Speaking before a gathering in the Trump International Hotel on Tuesday night, one of Washington’s most influential conservatives told an elite gathering the coming tax reform proposal would be worthy of praise.
Grover Norquist, president of Americans for Tax Reform, told attendees in the hotel’s ballroom that corporate and individual rates would be slashed.
Norquist, speaking at a dinner honoring The American Spectator's 50th anniversary, revved up the conservative crowd — which included former Secretary of Defense Donald Rumsfeld and White House adviser Kellyanne Conway — promising the economy would be "turbo-charged."
It was more than just speculation. Norquist has been working behind the scenes on the proposal that President Donald Trump and the Republican-led Congress unveiled on Wednesday. But it was ultimately up to Trump and the "Big Six" — six members of the House, Senate and administration — to write the proposal.
On Wednesday, they released the proposal in the Capitol, while Trump unveiled the plan to the American people in Indianapolis.
The proposal would consolidate individual rates to three and possibly a fourth later. The rates would be 12, 25 and 35 percent, with a possible higher rate on the very wealthy. The standard deduction could be doubled. Individual filers could see their paperwork reduced to one sheet of paper.
The corporate rates would drop to 20 percent from 35 percent, which is better than expected, though Trump had promised 15 percent on the campaign trail. Unincorporated businesses would see their rates drop to 25 percent. The GOP tax plan would also expand tax credits for children.
On Wednesday, after seeing the latest draft, Norquist stuck by his "turbo" prediction.
"The Republican tax reform plan will turbo-charge the economy, create millions of new jobs, and make America the best place in the world to invest, build and create,” Norquist said in a statement emailed to LifeZette.
Norquist said reform this year will only happen if the Republicans pack the law into budget reconciliation. That way, the Democratic minority cannot filibuster it.
"The first step toward passing this tax reform plan is for Congress to pass a budget resolution that unlocks reform," Norquist said.
Other conservative quarters reacted well to the tax reform plan.
The crucial House Freedom Caucus, a group of 40 Republicans who helped kill the first draft of Obamacare repeal, said they were on board.
"President Trump has delivered a forward-looking tax reform framework that will let hard-working Americans keep more of their money, simplify our system, end carve-outs for special interests, and will help make our businesses competitive abroad," the caucus members wrote in a statement. "The Freedom Caucus looks forward to sending a final bill based on this framework to President Trump's desk as soon as possible."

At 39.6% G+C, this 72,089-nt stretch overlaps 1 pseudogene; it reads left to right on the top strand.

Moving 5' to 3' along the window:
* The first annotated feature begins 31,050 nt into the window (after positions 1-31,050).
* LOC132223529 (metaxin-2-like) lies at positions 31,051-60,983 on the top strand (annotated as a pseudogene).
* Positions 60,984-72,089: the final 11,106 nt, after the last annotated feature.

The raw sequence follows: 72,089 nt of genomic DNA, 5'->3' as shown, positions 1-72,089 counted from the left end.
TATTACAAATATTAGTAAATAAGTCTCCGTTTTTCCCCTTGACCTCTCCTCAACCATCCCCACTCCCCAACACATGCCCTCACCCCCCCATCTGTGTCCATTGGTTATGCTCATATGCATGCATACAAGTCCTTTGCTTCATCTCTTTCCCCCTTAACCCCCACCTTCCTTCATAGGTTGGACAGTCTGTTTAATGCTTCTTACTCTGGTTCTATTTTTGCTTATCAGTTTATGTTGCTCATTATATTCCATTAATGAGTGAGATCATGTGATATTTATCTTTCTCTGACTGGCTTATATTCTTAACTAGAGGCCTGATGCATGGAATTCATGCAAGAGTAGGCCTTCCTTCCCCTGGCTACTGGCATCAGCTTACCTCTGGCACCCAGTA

Sens. Mike Lee (R-Utah) and Marco Rubio (R-Fla.) issued a joint statement, saying the child tax credit was welcome.
"It is clear from the release of the Big Six framework today that an enhanced child tax credit remains the best way to provide meaningful tax relief for working American families," Lee and Rubio said. "We are very encouraged by the plan's priority for a 'significantly increased' child credit as its vehicle for this relief, and applaud the tax writers for this choice."
An influential Tea Party organization, Tea Party Patriots, also gave a thumbs-up.
"Tea Party Patriots and our network of grassroots activists are excited by the framework President Trump and Republicans in Congress have released for top-to-bottom tax reform," said Jenny Beth Martin, president of the Tea Party Patriots, in a statement. "After eight years of a stagnant economy under former President Obama that left too many American families behind, we are confident that fundamental tax reform will help Americans keep more of their hard-earned money, and will also foster an economic environment that will lead to greater job creation and prosperity for all Americans."
Martin said the business tax cuts are also important.
"The framework also makes important changes to our corporate tax system that will make American businesses more competitive, while also encouraging them to bring profits made overseas back to the United States," said Martin. "Tea Party Patriots and our supporters look forward to working with President Trump, his administration and Congress to pass tax reform that will benefit all Americans."
Generally, the Right said the tax reform was welcome — with one major exception.
Matt Drudge, perhaps the most influential conservative on the web, criticized the plan for raising taxes on the wealthy. Drudge also highlighted on his site, the Drudge Report, the elimination of local-and-state tax deductions. Those tax deductions help subsidize big government spending in New York and California, Republicans argue, by distorting how much those states are really taxing.
"First keep Obamacare, now raise taxes on top earners?" Drudge tweeted on Wednesday afternoon. "At least illusion there is difference between parties is finished once and for all!"
(photo credit, homepage and article images: Gage Skidmore, Flickr)
Last Modified: October 4, 2017, 8:51 pm